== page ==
Court of Appeal finds genuine use of Specsavers logo in final instalment of Specsavers v Asda
On October 15 2014 the Court of Appeal handed down its judgment in Specsavers International Healthcare Ltd v Asda Stores Ltd ( EWCA 1294). In delivering the leading judgment, Lord Justice Kitchin ruled that Specsavers' appeal should be allowed and that its wordless Community trademark (CTM) should not be revoked for non-use.
The business impact of the decision is as follows:
Extensive use of a composite logo with words can constitute genuine use of a wordless registered trademark within the meaning of Articles 15 and 51 of the Community Trademark Regulation (207/2009), if there is convincing evidence to this effect.
Kitchin LJ cautioned against this decision being of widespread application finding that, "in general, it is unlikely that the background of a mark will be perceived by the average consumer as an indication of origin". This was an unusual case.
This decision is related to the long-running battle between Specsavers and Asda for trademark infringement. The infringement proceedings have been concluded, with the parties settling on confidential terms.
In the first instance infringement proceedings in October 2010, Mann J ordered that Specsavers' CTM No 1358589 (‘the wordless logo mark’) as set out below should be revoked for non-use. The mark was registered in black but without any express colour limitation, and so is deemed registered in all colours as per the Court of Appeal's ruling in the Phones 4u case ( EWCA Civ 244).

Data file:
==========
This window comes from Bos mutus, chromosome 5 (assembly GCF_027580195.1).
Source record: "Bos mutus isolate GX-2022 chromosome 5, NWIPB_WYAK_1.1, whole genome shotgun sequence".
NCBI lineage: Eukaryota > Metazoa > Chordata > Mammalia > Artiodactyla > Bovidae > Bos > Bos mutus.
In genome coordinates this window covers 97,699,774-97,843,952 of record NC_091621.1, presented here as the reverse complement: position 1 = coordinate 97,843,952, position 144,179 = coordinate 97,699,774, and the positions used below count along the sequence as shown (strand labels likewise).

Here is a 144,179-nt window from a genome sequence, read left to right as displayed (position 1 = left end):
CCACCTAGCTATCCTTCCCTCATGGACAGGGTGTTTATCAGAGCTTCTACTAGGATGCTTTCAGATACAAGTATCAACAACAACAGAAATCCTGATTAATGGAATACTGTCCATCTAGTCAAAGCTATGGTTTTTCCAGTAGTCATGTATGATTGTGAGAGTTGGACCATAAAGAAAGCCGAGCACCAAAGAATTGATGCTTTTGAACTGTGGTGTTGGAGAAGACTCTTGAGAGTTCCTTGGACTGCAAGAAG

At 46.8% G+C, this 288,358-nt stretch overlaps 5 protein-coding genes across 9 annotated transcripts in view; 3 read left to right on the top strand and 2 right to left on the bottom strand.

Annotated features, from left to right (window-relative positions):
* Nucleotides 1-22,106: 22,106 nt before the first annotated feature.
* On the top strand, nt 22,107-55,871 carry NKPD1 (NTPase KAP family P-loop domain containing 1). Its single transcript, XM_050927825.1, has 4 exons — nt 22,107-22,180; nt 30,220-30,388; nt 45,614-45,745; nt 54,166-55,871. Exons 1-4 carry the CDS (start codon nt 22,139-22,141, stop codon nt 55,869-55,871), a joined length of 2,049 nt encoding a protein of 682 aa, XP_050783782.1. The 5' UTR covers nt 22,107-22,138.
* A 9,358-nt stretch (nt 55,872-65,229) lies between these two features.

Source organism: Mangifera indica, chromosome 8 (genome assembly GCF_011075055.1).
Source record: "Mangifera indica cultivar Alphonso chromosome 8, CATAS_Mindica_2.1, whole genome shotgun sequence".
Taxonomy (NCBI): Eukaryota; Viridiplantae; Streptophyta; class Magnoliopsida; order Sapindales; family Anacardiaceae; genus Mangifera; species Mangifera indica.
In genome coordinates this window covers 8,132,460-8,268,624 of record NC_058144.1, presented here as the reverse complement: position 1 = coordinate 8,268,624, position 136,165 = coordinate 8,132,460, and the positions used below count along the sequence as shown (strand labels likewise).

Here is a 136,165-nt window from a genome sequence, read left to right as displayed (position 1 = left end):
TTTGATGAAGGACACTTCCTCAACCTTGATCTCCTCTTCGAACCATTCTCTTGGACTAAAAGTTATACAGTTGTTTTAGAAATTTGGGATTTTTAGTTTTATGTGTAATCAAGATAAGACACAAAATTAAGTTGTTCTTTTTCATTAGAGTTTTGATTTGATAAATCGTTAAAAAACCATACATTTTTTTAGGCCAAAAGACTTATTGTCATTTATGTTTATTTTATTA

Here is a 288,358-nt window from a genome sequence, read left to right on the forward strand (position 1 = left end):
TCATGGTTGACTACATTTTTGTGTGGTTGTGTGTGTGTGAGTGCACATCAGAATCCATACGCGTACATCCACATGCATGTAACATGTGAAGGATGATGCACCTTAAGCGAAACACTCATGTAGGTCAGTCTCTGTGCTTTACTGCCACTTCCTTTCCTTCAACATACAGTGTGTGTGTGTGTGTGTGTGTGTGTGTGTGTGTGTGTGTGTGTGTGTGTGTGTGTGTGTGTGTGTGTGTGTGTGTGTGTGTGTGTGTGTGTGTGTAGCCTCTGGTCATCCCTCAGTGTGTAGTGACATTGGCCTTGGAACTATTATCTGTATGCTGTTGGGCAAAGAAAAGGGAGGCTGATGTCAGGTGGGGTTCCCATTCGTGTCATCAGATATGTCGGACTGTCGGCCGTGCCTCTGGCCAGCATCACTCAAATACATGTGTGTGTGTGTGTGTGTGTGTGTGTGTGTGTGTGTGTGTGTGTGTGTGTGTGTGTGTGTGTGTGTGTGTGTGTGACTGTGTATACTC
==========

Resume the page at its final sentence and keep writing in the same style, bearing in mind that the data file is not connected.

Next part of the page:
Whilst Asda had originally argued for the revocation of this mark on non-use grounds during the infringement proceedings, this was an appeal with no respondent. As part of the settlement, Asda agreed that Specsavers was at liberty to pursue this appeal at its own expense in relation to the revocation order of Mann J. The registrar of trademarks was given permission to intervene in the proceedings on the basis that Specsavers had to pay the costs of his intervention. Specsavers argued that its use of the logo depicted below (‘the shaded logo mark’) also constituted use of the wordless logo mark.
At first instance, Mann J held that the addition of the word 'Specsavers' in the composite logo altered the distinctive character of the wordless logo mark and, therefore, the use of the shaded logo mark could not be relied upon to maintain the wordless logo mark registration.
Applying the guidance from the Court of Justice of the European Union in Specsavers v Asda (C-252/12), Kitchin LJ found that the national court must consider the use which has been made, and ask itself whether the differences between the form in which the mark has been used and the way it has been registered did not change the distinctive character of the mark as registered. Accordingly, did Specsavers' wordless logo mark serve to identify the goods and services of Specsavers, even though the use was only by way of the composite shaded logo mark? Kitchin LJ admitted that Specsavers' argument did not seem very promising to him. The addition of the words 'Specsavers' was a highly distinctive and prominent delineating element when compared to the wordless logo mark. However, Kitchin LJ considered all of the following factors to be significant in changing his initial impressions: